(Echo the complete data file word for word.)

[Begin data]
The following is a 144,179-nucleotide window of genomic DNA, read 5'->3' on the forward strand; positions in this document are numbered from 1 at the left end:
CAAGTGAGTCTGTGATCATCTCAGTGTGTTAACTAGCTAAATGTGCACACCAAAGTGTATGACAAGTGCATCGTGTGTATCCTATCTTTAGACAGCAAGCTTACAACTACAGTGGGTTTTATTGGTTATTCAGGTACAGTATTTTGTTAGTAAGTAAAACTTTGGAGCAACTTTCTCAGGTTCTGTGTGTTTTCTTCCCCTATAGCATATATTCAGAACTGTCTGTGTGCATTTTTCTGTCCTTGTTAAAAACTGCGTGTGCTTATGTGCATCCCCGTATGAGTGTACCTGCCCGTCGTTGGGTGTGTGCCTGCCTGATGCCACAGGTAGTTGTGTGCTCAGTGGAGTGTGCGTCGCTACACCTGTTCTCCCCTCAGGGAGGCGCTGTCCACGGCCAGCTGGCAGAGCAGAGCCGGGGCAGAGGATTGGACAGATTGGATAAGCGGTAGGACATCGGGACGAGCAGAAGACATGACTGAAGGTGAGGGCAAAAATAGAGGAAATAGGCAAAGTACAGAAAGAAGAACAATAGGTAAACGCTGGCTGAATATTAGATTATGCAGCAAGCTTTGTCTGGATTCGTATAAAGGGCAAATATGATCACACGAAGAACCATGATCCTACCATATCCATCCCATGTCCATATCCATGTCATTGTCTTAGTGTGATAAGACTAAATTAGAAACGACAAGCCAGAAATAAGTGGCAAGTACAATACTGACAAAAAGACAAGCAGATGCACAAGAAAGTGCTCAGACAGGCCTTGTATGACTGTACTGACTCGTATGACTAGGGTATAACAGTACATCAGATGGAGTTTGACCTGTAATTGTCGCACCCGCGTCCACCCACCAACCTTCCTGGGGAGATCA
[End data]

The following is a 144,179-nucleotide window of genomic DNA, read 5'->3' on the forward strand; positions in this document are numbered from 1 at the left end:
CAAGTGAGTCTGTGATCATCTCAGTGTGTTAACTAGCTAAATGTGCACACCAAAGTGTATGACAAGTGCATCGTGTGTATCCTATCTTTAGACAGCAAGCTTACAACTACAGTGGGTTTTATTGGTTATTCAGGTACAGTATTTTGTTAGTAAGTAAAACTTTGGAGCAACTTTCTCAGGTTCTGTGTGTTTTCTTCCCCTATAGCATATATTCAGAACTGTCTGTGTGCATTTTTCTGTCCTTGTTAAAAACTGCGTGTGCTTATGTGCATCCCCGTATGAGTGTACCTGCCCGTCGTTGGGTGTGTGCCTGCCTGATGCCACAGGTAGTTGTGTGCTCAGTGGAGTGTGCGTCGCTACACCTGTTCTCCCCTCAGGGAGGCGCTGTCCACGGCCAGCTGGCAGAGCAGAGCCGGGGCAGAGGATTGGACAGATTGGATAAGCGGTAGGACATCGGGACGAGCAGAAGACATGACTGAAGGTGAGGGCAAAAATAGAGGAAATAGGCAAAGTACAGAAAGAAGAACAATAGGTAAACGCTGGCTGAATATTAGATTATGCAGCAAGCTTTGTCTGGATTCGTATAAAGGGCAAATATGATCACACGAAGAACCATGATCCTACCATATCCATCCCATGTCCATATCCATGTCATTGTCTTAGTGTGATAAGACTAAATTAGAAACGACAAGCCAGAAATAAGTGGCAAGTACAATACTGACAAAAAGACAAGCAGATGCACAAGAAAGTGCTCAGACAGGCCTTGTATGACTGTACTGACTCGTATGACTAGGGTATAACAGTACATCAGATGGAGTTTGACCTGTAATTGTCGCACCCGCGTCCACCCACCAACCTTCCTGGGGAGATCA